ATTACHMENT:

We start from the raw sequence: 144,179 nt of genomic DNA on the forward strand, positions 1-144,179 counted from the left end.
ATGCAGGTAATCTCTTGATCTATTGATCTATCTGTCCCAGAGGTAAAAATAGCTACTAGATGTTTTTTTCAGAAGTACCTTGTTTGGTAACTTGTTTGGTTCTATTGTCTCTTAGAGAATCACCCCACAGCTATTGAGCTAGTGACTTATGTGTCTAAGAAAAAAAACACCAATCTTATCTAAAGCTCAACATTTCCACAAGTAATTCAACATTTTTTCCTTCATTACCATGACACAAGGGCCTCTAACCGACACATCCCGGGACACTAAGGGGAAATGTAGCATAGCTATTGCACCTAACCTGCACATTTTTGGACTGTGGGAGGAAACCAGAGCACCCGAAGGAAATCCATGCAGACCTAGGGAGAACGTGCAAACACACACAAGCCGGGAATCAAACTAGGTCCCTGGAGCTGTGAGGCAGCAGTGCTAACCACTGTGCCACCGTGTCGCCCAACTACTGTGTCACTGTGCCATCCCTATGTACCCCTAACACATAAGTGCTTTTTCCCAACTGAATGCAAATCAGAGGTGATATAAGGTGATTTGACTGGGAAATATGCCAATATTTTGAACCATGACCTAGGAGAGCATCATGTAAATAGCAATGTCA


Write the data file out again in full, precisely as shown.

We start from the raw sequence: 144,179 nt of genomic DNA on the forward strand, positions 1-144,179 counted from the left end.
ATGCAGGTAATCTCTTGATCTATTGATCTATCTGTCCCAGAGGTAAAAATAGCTACTAGATGTTTTTTTCAGAAGTACCTTGTTTGGTAACTTGTTTGGTTCTATTGTCTCTTAGAGAATCACCCCACAGCTATTGAGCTAGTGACTTATGTGTCTAAGAAAAAAAACACCAATCTTATCTAAAGCTCAACATTTCCACAAGTAATTCAACATTTTTTCCTTCATTACCATGACACAAGGGCCTCTAACCGACACATCCCGGGACACTAAGGGGAAATGTAGCATAGCTATTGCACCTAACCTGCACATTTTTGGACTGTGGGAGGAAACCAGAGCACCCGAAGGAAATCCATGCAGACCTAGGGAGAACGTGCAAACACACACAAGCCGGGAATCAAACTAGGTCCCTGGAGCTGTGAGGCAGCAGTGCTAACCACTGTGCCACCGTGTCGCCCAACTACTGTGTCACTGTGCCATCCCTATGTACCCCTAACACATAAGTGCTTTTTCCCAACTGAATGCAAATCAGAGGTGATATAAGGTGATTTGACTGGGAAATATGCCAATATTTTGAACCATGACCTAGGAGAGCATCATGTAAATAGCAATGTCA